Insider tricks for picking a great wine from a wine list

Guy Palmer-Brown

Kiss Of Wine

You’re out to dinner. Third date? Meeting the in-laws? Business meeting? Whatever it is, you’ve got about 3 minutes to scan the wine list and make a great selection.


Wine lists can be intimidating, and that’s before you have to talk to a Sommelier! They can be organised by region, grape variety, flavour profile, price.. No two are the same. So here’s our guide to nailing the wine selection, every time.

Woman walking through her local home vineyard choosing a local wine type.

Local wine

One of the easiest ways to get a great bottle is to choose something close to home. So if you’re having a weekend away in Kent, a local fizzy or Chardonnay will certainly hit the spot. You’re on holiday in the south of France? Don’t go ordering an Italian red!

 

This may seem pretty obvious, but chances are if the locals drink it will be delicious and work with the local cuisine.

Swirling glass of white wine showing the perks of ordering wine at a restaurant by the glass.

Order a wine that is listed by the glass

When sommeliers write a wine list, they’re looking to have a selection of great value, immediately appealing wines in this section of the list.

 

If you can’t or don’t want to flick through the hundreds of bottles, just grab the glass list and hone in on something they’re pouring. There will probably be wines and/or regions that you recognise. There is also the added benefit of being able to ask for a small taste of the wine before you order it!

Table top at restaurant with full of wine glasses showing different wine types.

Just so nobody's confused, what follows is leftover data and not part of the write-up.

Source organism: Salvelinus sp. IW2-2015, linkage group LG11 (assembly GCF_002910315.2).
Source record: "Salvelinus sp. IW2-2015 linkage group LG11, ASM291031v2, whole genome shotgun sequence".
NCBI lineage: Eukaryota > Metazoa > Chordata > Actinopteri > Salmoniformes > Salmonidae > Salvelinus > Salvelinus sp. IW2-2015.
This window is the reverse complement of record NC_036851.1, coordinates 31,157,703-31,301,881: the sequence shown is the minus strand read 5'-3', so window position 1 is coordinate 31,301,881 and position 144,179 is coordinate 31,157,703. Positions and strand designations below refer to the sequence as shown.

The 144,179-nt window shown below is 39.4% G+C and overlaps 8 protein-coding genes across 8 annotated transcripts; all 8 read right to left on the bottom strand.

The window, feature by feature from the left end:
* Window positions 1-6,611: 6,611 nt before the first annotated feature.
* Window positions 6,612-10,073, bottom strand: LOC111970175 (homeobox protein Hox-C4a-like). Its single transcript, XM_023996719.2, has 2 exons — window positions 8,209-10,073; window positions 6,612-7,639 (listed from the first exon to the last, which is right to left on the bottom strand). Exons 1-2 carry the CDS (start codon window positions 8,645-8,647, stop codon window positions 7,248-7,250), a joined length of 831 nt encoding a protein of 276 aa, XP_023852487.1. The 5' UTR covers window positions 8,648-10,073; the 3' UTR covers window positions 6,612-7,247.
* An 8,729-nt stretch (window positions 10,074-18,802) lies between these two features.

Try something a bit left of centre

Some of the best value wines on a list are often those that are a little left of centre.

 

For example if you love Cabernet Sauvignon, branch out and try Cabernet Franc. If you’re always drinking Sauvignon Blanc, give Chenin Blanc a go.

Most restaurants make the most margin from what they call bankers – the point and click sellers. So that New Zealand Sauvignon Blanc you see on every list? Chances are it's not good value.

Woman sitting on her bed with a laptop and notebook doing wine research for upcoming dinner reservation..

Do your research

Of course the deeper you go into a list, the more chance you’re going to find something you love. The person who has written the list has invested their passion into it so there are definitely going to be some great wines.

 

If you come armed with a little knowledge, more doors will open. So take 10 minutes to read a blog on hot new wine regions, or take a wine class, or study up on up and coming new wave producers in a region you enjoy drinking. With these little nuggets of knowledge, your wine adventure becomes that much more thrilling!

Lady at restaurant asking the sommelier about best wine types on the menu.

Ask the Somm!

Sometimes you just need a perfect recommendation. Sometimes you just want a glass of wine in front of you and it needs to taste great.

 

Most restaurants with a decent wine list these days have someone on staff whose sole focus is making sure you enjoy your wine!

These wondrous people are called sommeliers, and often a quick chat with them can lead to drinking something you would never have thought of but has turned out to be just right.

 

Think of them as your personal wine guide, ask them a few questions, let them know what you like to drink and how much you want to spend and let them do the work. They spend years studying to be able to help their guests choose the right wine for them.

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